Home  -  Back Issues  -  The Team  -  Contact Us
     Volume 4 Issue 8 | August 13, 2004 |

   Cover Story
   News Notes
   Slice of Life
   Human Rights
   Photo Feature
   Straight Talk
   Time Out
   Book Review
   Dhaka Diary
   New Flicks

   SWM Home


A Question

Zafar Sobhan

There has been much made of the militaristic nature of John Kerry's acceptance speech on the last night of the Democratic convention, with pundits fretting as to whether he overdid the Vietnam veteran references, or pondering with furrowed brow, as though the subject had never been addressed before, whether being a military veteran makes someone a better or worse commander-in-chief.

In the New Republic, Lawrence Kaplan wearily pointed out that neither of the US' two most celebrated war-time commanders-in-chief, FDR and Lincoln, ever served in the military, and that some of the least celebrated had.

Conservative pundits have fallen over themselves to make a similar point, although were the military records of the two candidates reversed, one cannot help but suspect that the same pundits would be using the fact as further evidence of Kerry's unfitness for the presidency and of President Bush's strength of character.

But Kerry's service record does bring to my mind a question that I would like to ask President Bush, which, to the best of my knowledge, he has never answered. I do not even know if anyone has ever put the question to him in public, but I am certain that I have never heard or read a response.

The question is: Mr. President, why didn't you volunteer to fight in Vietnam?

This is a question that Vice-President Dick Cheney has answered frankly: he had other priorities.

It is even a question that President Clinton has answered: he thought that the war was wrong.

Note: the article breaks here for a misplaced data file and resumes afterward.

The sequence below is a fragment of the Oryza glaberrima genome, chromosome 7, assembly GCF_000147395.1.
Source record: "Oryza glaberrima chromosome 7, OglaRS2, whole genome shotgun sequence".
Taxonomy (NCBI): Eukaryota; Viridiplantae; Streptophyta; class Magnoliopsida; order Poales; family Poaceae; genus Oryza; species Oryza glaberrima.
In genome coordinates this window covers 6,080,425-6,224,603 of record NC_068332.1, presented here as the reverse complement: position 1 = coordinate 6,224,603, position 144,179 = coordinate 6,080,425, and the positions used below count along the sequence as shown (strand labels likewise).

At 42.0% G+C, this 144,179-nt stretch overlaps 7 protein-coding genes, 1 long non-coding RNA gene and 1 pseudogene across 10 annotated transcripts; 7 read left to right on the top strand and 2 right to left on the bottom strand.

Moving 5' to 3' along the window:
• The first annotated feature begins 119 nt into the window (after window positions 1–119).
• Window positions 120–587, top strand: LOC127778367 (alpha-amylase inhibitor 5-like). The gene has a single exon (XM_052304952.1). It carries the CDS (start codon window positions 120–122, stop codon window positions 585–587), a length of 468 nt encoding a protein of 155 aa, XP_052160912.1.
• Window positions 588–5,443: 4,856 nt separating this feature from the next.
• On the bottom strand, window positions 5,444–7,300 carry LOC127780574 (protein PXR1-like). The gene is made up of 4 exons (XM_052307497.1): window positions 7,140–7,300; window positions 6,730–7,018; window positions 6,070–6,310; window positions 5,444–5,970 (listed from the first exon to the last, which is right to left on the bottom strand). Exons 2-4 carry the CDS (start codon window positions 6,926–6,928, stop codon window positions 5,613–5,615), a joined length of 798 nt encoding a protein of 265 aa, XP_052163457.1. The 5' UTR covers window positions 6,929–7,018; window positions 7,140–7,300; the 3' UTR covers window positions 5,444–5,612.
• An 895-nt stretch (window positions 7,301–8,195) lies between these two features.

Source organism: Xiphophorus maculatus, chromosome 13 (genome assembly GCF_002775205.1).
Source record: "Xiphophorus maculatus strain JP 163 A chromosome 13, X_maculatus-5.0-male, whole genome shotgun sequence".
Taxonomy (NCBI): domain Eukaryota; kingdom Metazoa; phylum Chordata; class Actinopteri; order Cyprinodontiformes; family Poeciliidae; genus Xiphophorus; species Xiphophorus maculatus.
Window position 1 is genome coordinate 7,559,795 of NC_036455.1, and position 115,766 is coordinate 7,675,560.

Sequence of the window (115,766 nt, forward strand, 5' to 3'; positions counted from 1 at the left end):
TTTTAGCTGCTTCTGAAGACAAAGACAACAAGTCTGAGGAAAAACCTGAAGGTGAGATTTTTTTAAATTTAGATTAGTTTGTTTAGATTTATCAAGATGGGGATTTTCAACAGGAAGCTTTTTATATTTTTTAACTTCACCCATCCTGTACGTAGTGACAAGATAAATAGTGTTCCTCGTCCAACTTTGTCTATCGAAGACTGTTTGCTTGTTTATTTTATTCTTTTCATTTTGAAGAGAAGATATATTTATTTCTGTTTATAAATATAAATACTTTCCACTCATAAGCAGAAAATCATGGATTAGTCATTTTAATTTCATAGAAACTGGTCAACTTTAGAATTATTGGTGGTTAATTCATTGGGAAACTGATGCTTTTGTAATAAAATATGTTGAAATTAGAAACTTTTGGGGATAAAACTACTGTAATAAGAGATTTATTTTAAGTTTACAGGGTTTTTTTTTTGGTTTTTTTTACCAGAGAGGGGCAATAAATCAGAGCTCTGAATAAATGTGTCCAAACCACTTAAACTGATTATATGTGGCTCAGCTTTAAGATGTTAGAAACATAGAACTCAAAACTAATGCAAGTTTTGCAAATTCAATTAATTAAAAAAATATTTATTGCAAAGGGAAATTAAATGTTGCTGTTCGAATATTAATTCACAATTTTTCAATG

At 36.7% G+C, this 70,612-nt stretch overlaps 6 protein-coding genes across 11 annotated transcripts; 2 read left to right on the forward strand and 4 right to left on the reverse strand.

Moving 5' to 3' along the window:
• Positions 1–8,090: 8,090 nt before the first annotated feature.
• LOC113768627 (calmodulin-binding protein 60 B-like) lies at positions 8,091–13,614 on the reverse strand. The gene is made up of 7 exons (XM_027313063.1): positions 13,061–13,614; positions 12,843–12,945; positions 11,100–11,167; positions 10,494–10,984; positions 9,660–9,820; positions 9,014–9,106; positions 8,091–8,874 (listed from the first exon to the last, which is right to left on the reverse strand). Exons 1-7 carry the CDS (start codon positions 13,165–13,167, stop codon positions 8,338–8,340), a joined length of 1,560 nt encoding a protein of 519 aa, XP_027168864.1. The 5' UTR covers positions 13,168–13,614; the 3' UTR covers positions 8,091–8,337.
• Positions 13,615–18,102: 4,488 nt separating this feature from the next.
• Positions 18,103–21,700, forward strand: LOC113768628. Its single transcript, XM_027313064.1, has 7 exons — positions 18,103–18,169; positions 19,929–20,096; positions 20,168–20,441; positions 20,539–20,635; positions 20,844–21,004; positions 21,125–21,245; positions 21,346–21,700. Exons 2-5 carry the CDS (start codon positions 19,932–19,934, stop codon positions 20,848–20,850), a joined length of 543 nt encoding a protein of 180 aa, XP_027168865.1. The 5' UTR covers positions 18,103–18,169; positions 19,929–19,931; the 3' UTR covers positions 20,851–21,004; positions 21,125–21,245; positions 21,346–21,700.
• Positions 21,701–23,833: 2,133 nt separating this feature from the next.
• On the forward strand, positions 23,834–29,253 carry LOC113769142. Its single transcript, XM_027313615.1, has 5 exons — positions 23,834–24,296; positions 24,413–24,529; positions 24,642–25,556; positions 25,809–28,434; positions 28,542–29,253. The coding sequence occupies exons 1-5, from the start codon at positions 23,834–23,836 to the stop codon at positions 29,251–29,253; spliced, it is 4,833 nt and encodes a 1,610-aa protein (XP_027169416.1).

Conservatives (and not just conservatives) excoriated President Clinton for not fighting in Vietnam. But he thought that the war was wrong. There isn't too much wrong with not fighting a war you oppose.

Most Americans seem to have made up their minds that the decision taken by one-time Vice-President and 2000 Presidential candidate Al Gore was the more noble path for one opposing the war. Gore opposed the war, but went anyway, figuring that even if he opposed the war, he had a duty to serve his country, and that it wouldn't be fair for him to avoid service, resulting in some other less fortunate young man being sent in his place.

But whether Clinton or Gore made the right decision for one who opposed the war is not the point.

The point is that if you did support the war, then surely you had a moral obligation to fight it.

What could be more ignoble than to support a war as long as you did not personally have to risk your neck?

How can those who claim that they supported the war, but chose not to serve, square their support with the fact that they avoided service?

Much ink has been spilled fulminating over the "peaceniks" and the "draft-dodgers" who opposed the war and avoided service -- but precious little has ever been said about those who ostensibly supported the war but found ways to avoid service.

Surely it is worse to have supported the war and not fought, than to have not supported the war and not fought.

Strangely, this realisation has never seemed to be part of the post Vietnam-era discourse. Could it be that the discourse -- as so many in American political life -- has been dominated by the right, and that they have good reason to want not to address this troubling issue?

Which is what brings me to my question for President Bush.

Let us leave aside, for the moment, that the unit of the Air National Guard that President Bush joined was, in the words of columnist Molly Ivins, "an underground railroad" to keep the sons of influential Texans out of Vietnam, or that Bush appeared to have received preferential treatment to be admitted, or that there is no evidence that he ever even completed his national guard service.

The question still remains.

Mr. President, why didn't you volunteer to fight in Vietnam?

Zafar Sobhan is an Assistant Editor of The Daily Star.


Copyright (R) thedailystar.net 2004